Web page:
The Austin Daily Herald from Austin, Minnesota on December 2, 1958 · Page 8
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The Austin Daily Herald from Austin, Minnesota · Page 8

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Austin, Minnesota
Issue Date:
Tuesday, December 2, 1958
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Page 8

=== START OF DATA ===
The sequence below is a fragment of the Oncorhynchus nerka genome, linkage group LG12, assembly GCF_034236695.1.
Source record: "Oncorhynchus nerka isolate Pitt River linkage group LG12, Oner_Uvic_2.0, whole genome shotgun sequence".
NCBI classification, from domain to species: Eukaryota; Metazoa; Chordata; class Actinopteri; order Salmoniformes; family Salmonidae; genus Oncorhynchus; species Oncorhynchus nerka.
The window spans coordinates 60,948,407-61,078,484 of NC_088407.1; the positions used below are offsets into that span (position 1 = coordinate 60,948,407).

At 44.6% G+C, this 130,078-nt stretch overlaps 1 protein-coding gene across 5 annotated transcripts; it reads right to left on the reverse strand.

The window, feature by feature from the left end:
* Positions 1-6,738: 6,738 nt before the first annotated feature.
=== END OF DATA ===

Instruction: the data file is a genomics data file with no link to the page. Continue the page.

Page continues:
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Statehood Brings Flood of Letters] By R. t, ATKtrVSON 'trailer park rental and fer-s chars- informative pamphlets. "DiUa on ANCHORAGE. Alaska — ed by Alaska baby sitters. : Alaska." for or. \ is ,' ,• -n INEA) — Alaska, a place of mys-' Letters have been received from of assorted facts on resources, tery to many, is turning out,dental technicians, lawyers,! '; industries. ir.iv;.i. parks, out- straightforward answers to an av-|schoolteachers, nightclub enter-'door sports and wildlife, r-lnnchc of questions. jtainers, home • appliance repair-! t n f«»«oii«ii e hi Since Utatenood action, wires, { men, printers, beauticians and ^ cn alter OWM** telephone falls and let- 'boiler-makers. ; ,.. ; _ ; ., r ... left «rc flooding Alaska civic Difficult Question This i* a difficult ermtjrt and "state 1 H«rr In Alaska's largest city— ka?" estimated 95,000 population in metropolitan area — the Greater , _ Anchorage Chamber of Commerce answer in anything approaching handles th« bulk of the questions, brevity. Tho Chamber of Commerce] From the timbered south-east- secretary *aid that normally about jern "Panhandle" to the treeless :)3 letters had been received daily,'Aleutian Chain, from the moun- but In the first mail delivery fol-!iainous coastlines to she inlai: 'on business opportunities from Alaska Resources Development v Board. Box 2391, Jnneau. The Anchorage organisation cautions ]ob-seekers that It is not an employment agcncv. It refers most labor inquiries to the Alaska Territorial Employe- lowing Congressional approval of jtundra, Alaska's 5Hfi.OOO square menl Service in Anchorage. impressions. No overall descrip-commends that "those in search of ;tion can be given in a single re- Alaska employment, do not ven north without statehood, the count jumped to mile area offers a kaleidoscope of But the Chamber strongly re- 130 letters. .... ... How They Begin . Tht majority of the letters be- ply. ,ture north without employment sin: "Now that you arc a state- ' Since the chamber finds it invjassured, or have sufficient funds then go on to particular ques-ipossible to make individual re-ito draw upon until employment lions. They have arrived fronvP'ies, it answers most queries withjis secured." . all of the 48 stales south of tho ; Canadian border, from Canada, England and other foreign nations. Callforninns, followed by Texans, lead in the number of in- qutrires. Homesteadand and business opportunities head the list of topics on which information is sought. Many persons seem ready to sell all and leave for Alaska at the drop of a fur hat. This quote is typical: "1 could raise between $5,000 and $20,000 — would that be enough to start a business in Alaska?" Here are some other sample inquiries: A Texas housewife wants to homestead near a city where her husband can work as a plumber. A Florida couple— a nurse and advertising man— want to work at their skills and live permanently in Alaska. « One Maine family asks specific questions about housing, schools, hospitals and stores. Another couple plan to leave for Alaska within three weeks and the husband wishes to find work in the field of electronics. He will. An Arizona farmer asks about tillable land, growing season, average temperatures. One practical Montana family, intending to bring * trailer, sought cost of FARM IN MATANUSKA VALLEY — Would-be homesteaders are flooding Alaskan agencies with queries about farming opportunities. VANISHING AMERICANS According to figures compiled by the Gas Appliance Manufacturers Association, the household servant is the vanishing American. In 1930 there were well over 400,000 dom- AUSTIN (Minn.) HERALD Tuesday, Dec. 2, 1958 estics employed. Twenty years later there were fewer than 150,000. Fortunately American women have wonderful new appliances to replace the ever dwindling supply of household help. The Jordan Mortuar CHANGES MADE Meals are prepared in less than three hours a day, by today's homemakers in today's modern gas kitchens — compared to nine hours daily meal preparation time for yesteryear's homemakers. A Smetft Stn>Ki Bridge at Greenwich Phon« HE LOOK FOR AGA SEAL When Christmas shopping for gas appliances, make sure your choices are marked by a blue star in a white circle, the approval seal of the American Gas Association. It shows the appliance has been tested and approved for safety,' durability and performance. Conni Colum SCREENED SITTERS It'» important to know your children are in good; hands when you're away. One community organized a baby titters' school; why don't you? All graduates must pass final exam before being awarded a "professional" card. Fire department officials demonstrate and lecture what to do in case of fire; doctor gives advice for medical emergencies; trained nurse teaches baby care; Red Cross gives first aid tips and policemen give pointers on what to do when faced with unknown callers. Course ends with an exam of everything learned. MAILING TIPS Mailing Christmas gifts? Don't spoil a pen addressing parcels! A matchstick dipped in ink makes bold, clear print. Before you tie packages, dampen string or cord. As it dries, it will shrink. Knots will be made firm and safe. USf'Ul HOUSIPIANT Plant weds from lemons! Treat 'cm Ilk* any bouse plant. You'll have a pretty plant with large green leave*. Crushed leaves can be used for delicate flavoring in cookies, icings, cakes or any recipe calling for a touch of lemon. TURKEY-HASH Here's a hearty wav *° efl joy left- over turkey: Melt 2 Tbsp b > of turkey fat in skillet. Add 2 cups chopped cooked . turkey, Y 4 cup light cream, and % cup thick tur- kty gravy or undiluted celery, muthroom or asparagus soup. Mix well and heat, stirring as needed. Ke*MB to taste and fold in 1 tup. onion juice or instant minced onion, ft cup chopped pirniento, 1 ', cup cooked peas. When hot, serve in- •tantly on hot pancakes or corn brtad. Serves six. HOLIDAY HELPER Almost Christmas! Folks have the holiday spirit already. But poor Mom, do you wonder how you'll ever manage the extra work and still enjoy this happy season? You can put out the "welcome mat" with pleasure, when you own a new gas dryer! It gives you sunny-bright washes easily and automatically. Set it and forget it. Tend to your cookie baking, gift wrapping and holiday decorating while your gas dryer whizzes through the wash. And your ironing is cut by one-third! See new 1959 models on display at your local gas company or gas appliance dealer. GENIE GIFT Surprise a child by wrapping a gift like this: Fill large balloon with helium. Anchor small gift with ribbons to bottom of balloon. Place in a large box; wrap as a large gift. When box is opened, balloon rises like a magic genie to the child's delight! THE CLEAN FLAME Prove to yourself gas is dean! Right now, place a saucer over a gas burner for a minute. Lift the saucer off; wipe it with a clean cloth. See? Not a trace of dirt or soot from the clear blue flame! Naturally this saves housework; your woodwork, curtains, walls keep free from dust, greasy films and ashes. Unlike other fuels which must be turned into gas by action from heat before a flame is created, natural gas is ready to go to work for you instantly. This miracle fuel is piped from Northern Natural Gas Company to your local gas company and into your home, for fuel that burns "clean as a whistle"! this Christmas "give them something to wear" "'YOU INKERS 'Satisfaction Alu-ay, Sterling Shopping Center :\\ so dear to her heart Scampers Christmas tV^ candle" ||j|/ sleepwearl^ f *$•• • i- ..« . ,*• YOUNG TIMER'S velveteen empire jumper "Chrlltmos Cozy warm white (lancl- Forty" ette sleepwear with Scampers Nylon Bouffant . Si stmas candlcs and rfl1 A traditionol holiday favorite, styled this year plush velveteen with o high, high empire waistline. Bow trimmed skirt, belied bock. Black. 7 to 14 -~(rir/s: Pint l'i<n>r 9.98 Rows and rows of nylon embroidered sheer ruffles cover entire skirt, nylon tricof bo- 1- Gown, 4 to M. dice with adjustable shoulder straps 0J Pink or white. 3 to 14 V 2. Pajamas, 4 to M. -(iirli Lingerie: First Floor shock shaded match-mates GIRL TOWN'S blouse and matching skirt 3.98 and 5.98 Gay, festive bubbles dance all over our novelty print, three-quarter length sleeved cotton blouse, perky bow at neckline. Bluebell or hot pink. 7 to 14. Slim wool flannel skirt with low pleated flounce. Bock zipper. Bluebell or hot pink. 7 to 14 ... — Girls: first floor 5,98 dashing additions t* any boys' ward rob* HI LINE'S gabardine and chino separates 2.29 , 3.98 Short-sleeved, oxford cloth shirt with contrasting chlno stripe trim collar and pocket. Blue or beige. 3 to 7. 2.29. Wash ond wear, gabardine Ivy styled, zipper slocks. Navy or brown. 3 to 7. i.98. Striped chino. Perry Como jacket with knit trim ond metal buttons. Blue or brown. 3 to 7. J.98. Matching gabardine ivy cop. Solid navy or brown. 2,29. — Boys: Pint Float MITEY MISS Corduroy SLACK SET Two-piece slack set In comfortable corduroy. Gay floral print overblouse with black corduroy and knit trim solid c6lor tapered slocks Pink & black & Blue & black. E QQ 7 to 14. — Girls: Pint Floor sugar 'n spice and everything nice SMART GIRLS dressy cotton blouse Diessy touch for holiday parties, our lace trimmed, cotton blous'e with peter pan collar and elbow length puff sleeves. Lace *> AO and tuck front bodice. White. 7-14. WiTO — Girls; Vint floor pretty party magic Princess Overblouse Shadow lace trimmed. Pretty topping for all skirts our cotton overblouse of wash and wear cotton. Lace trimmed Peter Pan collar and ruffle cuffs, shadow lace panels trijn bodice. White, 3 to 6x. . . — Girls: first flour 2,98 twirling and whirling party skirt Chromspun taffeta, parry skirt, double ruftle elasticized waistband, wide sash. 4 Afl Christitios red or bright navy. 3 to 6x. • •** — Girls: First Fliar f» Nerrhttn Notvual Got Company, Omaha, Ntbratka "candy stripes for dolly and me" jj, candy stripes just as delicious a= Chriit- 'iias morning! Red ond white dress with Peter fan collar, rick rack trim, attached red apron vsith buttons at waibtline in front, perky bow tie in back. Vinyl doll wears «• AQ rr.Qlching dress. 3 to 6x. flwO — Girli; first F ; ,, ul $0 charmingly dainty LITTLE AUDREY SCOTT'S overblouse DocroniR , nylon ond cotton blend overblouse thot needs no ironing, can be worn in or out! Tinv lace dusted collar and puffed sleeves. Complete with its own peorl'neck- loco. Pink, blue or white. 3 to 6x. . . — Girls: First Fluvr warm and cheerful as Santa's smile LOUNGEES big 'n little sister's "petti-robe" 6.98 and 8.98 Washable print cotton quilt duster with con tiasiing color corduroy collar and cuffs. Blut print with blue corduroy Q QA trim. 3 to 6x. VI90 8 to . I •) — Girls: l'i> a flour sure to warm young hearts on Christmas morn YOUNG WARE'S boys' flannel robe Bright ploid robe of heavy cotton flannel with a wool-look. Double-breasted style with self'bell Either bold or small plaid. Red or blue plaid predominating. 4, 6, 3, — Bays: First fl<t<ii 3.98 YOUNKERS I TOYLAND